Caroline Masuda volunteered as a driver, working as much as possible to take advantage of the once-in-a-lifetime opportunity.

I volunteered as a driver/escort for athletes and coaches at the Olympic Village at UCLA. I was 19 years old and only had my driver's license for 3 years. I decided to volunteer from early morning to late at night. I stayed close to the UCLA campus by living with my cousin who was going into her fourth year at UCLA Medical School. The dispatching station was the top level of Parking Lot 6, across from the James West Alumni Center.

Dispatchers assigned drivers to athletes and coaches and we took them to Olympic events where they were spectators and not competitors, plus the drivers were able to escort them and watch the games.

I either drove a large sedan or a 15-passenger van. My uniform was made by the Levi's company and it included a baseball cap, shirt, jacket and pants. The colors were green and orange.

Some of my duties included driving athletes and coaches from England, New Zealand, China and other countries. When we got back to the Village, they would give me a pin from their country. Some of the events I went to were water polo at Pepperdine University, boxing at the LA Sports Arena, and wrestling at the Anaheim Convention Center.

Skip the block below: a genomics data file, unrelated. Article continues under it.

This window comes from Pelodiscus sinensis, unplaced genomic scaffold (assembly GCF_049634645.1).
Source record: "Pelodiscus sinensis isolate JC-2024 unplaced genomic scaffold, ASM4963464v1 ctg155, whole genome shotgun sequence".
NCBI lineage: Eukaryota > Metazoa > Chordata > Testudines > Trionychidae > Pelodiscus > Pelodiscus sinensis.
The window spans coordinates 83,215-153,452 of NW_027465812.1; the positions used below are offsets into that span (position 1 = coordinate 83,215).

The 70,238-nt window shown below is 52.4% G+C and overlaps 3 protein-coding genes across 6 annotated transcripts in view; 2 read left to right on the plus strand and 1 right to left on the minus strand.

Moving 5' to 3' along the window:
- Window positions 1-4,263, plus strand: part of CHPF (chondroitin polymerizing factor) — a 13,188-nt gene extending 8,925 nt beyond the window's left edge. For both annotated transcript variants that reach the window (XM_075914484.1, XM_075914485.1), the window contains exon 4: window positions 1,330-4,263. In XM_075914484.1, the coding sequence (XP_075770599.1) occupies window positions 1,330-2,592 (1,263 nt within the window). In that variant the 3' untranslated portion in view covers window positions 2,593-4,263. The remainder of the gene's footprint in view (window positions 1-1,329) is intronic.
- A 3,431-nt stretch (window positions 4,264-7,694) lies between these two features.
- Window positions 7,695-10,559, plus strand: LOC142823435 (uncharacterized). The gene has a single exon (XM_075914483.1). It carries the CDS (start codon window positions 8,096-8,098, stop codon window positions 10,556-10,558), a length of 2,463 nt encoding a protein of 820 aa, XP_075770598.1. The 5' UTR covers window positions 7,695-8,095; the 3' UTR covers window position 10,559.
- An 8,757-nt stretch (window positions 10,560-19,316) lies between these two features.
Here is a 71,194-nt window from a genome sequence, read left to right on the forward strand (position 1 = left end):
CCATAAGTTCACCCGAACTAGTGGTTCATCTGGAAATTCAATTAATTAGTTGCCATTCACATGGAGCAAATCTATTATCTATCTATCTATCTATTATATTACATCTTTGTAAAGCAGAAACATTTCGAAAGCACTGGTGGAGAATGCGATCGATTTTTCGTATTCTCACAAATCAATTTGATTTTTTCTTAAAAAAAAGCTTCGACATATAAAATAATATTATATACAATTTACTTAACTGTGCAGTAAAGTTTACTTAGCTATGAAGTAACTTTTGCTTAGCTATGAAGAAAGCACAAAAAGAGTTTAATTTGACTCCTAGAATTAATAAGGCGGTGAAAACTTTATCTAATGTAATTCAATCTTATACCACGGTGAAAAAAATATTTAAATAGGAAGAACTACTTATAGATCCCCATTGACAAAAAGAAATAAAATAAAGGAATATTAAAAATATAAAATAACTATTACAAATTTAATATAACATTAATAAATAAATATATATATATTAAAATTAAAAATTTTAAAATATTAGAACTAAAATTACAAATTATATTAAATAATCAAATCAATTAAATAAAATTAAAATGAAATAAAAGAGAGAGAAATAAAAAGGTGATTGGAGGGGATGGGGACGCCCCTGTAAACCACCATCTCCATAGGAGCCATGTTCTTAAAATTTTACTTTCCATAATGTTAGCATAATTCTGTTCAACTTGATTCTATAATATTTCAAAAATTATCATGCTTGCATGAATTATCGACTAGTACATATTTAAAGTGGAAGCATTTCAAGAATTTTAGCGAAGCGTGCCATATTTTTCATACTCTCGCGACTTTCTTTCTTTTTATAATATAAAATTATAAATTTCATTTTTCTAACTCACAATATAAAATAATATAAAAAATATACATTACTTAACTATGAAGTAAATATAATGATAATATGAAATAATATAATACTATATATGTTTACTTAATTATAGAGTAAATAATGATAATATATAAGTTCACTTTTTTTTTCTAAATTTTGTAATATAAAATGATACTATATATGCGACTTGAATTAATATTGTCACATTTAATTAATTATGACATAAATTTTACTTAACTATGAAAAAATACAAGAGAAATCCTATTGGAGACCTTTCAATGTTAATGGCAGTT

Afterwards, I went to two parties. One was at Jim Easton's house and the other was at Sunset Rec where there was a performance by the Beach Boys. Even though it was non-paid volunteer work, I received a check from the Los Angeles Olympic Organizing Committee for $200. I still have the pay stub since it was my first paycheck.

Caroline Masuda ’88

UCLA was not only home for athletes and events, but much of the behind-the-scenes work of producing the Olympic experience happened on campus. Spaulding Field was used by ABC television, which had won the television rights for the 1984 games. Ackerman Student Union housed the press corps, and LAOOC headquarters were on Le Conte, later given to UCLA and renamed the Peter V. Ueberroth building.